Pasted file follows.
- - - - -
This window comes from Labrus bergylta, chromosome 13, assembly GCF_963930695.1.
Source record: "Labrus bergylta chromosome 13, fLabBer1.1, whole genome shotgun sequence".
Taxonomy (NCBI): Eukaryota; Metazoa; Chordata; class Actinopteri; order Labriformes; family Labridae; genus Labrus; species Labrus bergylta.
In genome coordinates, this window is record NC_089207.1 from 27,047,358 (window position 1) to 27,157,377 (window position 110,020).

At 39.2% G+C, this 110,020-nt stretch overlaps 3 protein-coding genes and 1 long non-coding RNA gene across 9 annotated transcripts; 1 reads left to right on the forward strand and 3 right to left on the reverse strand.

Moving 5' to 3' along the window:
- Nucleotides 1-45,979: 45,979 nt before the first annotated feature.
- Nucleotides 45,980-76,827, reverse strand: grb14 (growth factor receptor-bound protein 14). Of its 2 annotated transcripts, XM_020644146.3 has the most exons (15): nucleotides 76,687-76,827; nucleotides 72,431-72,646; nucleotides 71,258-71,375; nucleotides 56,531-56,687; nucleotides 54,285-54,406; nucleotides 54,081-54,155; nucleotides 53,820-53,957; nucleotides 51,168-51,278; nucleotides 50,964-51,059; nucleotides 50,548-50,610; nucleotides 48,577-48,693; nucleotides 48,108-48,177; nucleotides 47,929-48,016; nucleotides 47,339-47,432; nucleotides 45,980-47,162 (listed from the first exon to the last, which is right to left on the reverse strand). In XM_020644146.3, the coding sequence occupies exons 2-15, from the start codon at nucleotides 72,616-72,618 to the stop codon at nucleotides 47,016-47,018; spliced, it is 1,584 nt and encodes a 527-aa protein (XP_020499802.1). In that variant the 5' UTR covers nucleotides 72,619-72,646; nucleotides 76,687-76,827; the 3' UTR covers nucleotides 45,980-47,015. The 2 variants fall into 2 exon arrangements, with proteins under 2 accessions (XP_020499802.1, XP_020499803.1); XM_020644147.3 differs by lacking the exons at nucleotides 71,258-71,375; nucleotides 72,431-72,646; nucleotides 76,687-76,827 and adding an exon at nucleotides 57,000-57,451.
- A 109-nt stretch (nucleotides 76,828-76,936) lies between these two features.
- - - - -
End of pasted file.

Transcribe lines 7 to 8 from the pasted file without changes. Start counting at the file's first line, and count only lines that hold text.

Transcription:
- Nucleotides 1-45,979: 45,979 nt before the first annotated feature.
- Nucleotides 45,980-76,827, reverse strand: grb14 (growth factor receptor-bound protein 14). Of its 2 annotated transcripts, XM_020644146.3 has the most exons (15): nucleotides 76,687-76,827; nucleotides 72,431-72,646; nucleotides 71,258-71,375; nucleotides 56,531-56,687; nucleotides 54,285-54,406; nucleotides 54,081-54,155; nucleotides 53,820-53,957; nucleotides 51,168-51,278; nucleotides 50,964-51,059; nucleotides 50,548-50,610; nucleotides 48,577-48,693; nucleotides 48,108-48,177; nucleotides 47,929-48,016; nucleotides 47,339-47,432; nucleotides 45,980-47,162 (listed from the first exon to the last, which is right to left on the reverse strand). In XM_020644146.3, the coding sequence occupies exons 2-15, from the start codon at nucleotides 72,616-72,618 to the stop codon at nucleotides 47,016-47,018; spliced, it is 1,584 nt and encodes a 527-aa protein (XP_020499802.1). In that variant the 5' UTR covers nucleotides 72,619-72,646; nucleotides 76,687-76,827; the 3' UTR covers nucleotides 45,980-47,015. The 2 variants fall into 2 exon arrangements, with proteins under 2 accessions (XP_020499802.1, XP_020499803.1); XM_020644147.3 differs by lacking the exons at nucleotides 71,258-71,375; nucleotides 72,431-72,646; nucleotides 76,687-76,827 and adding an exon at nucleotides 57,000-57,451.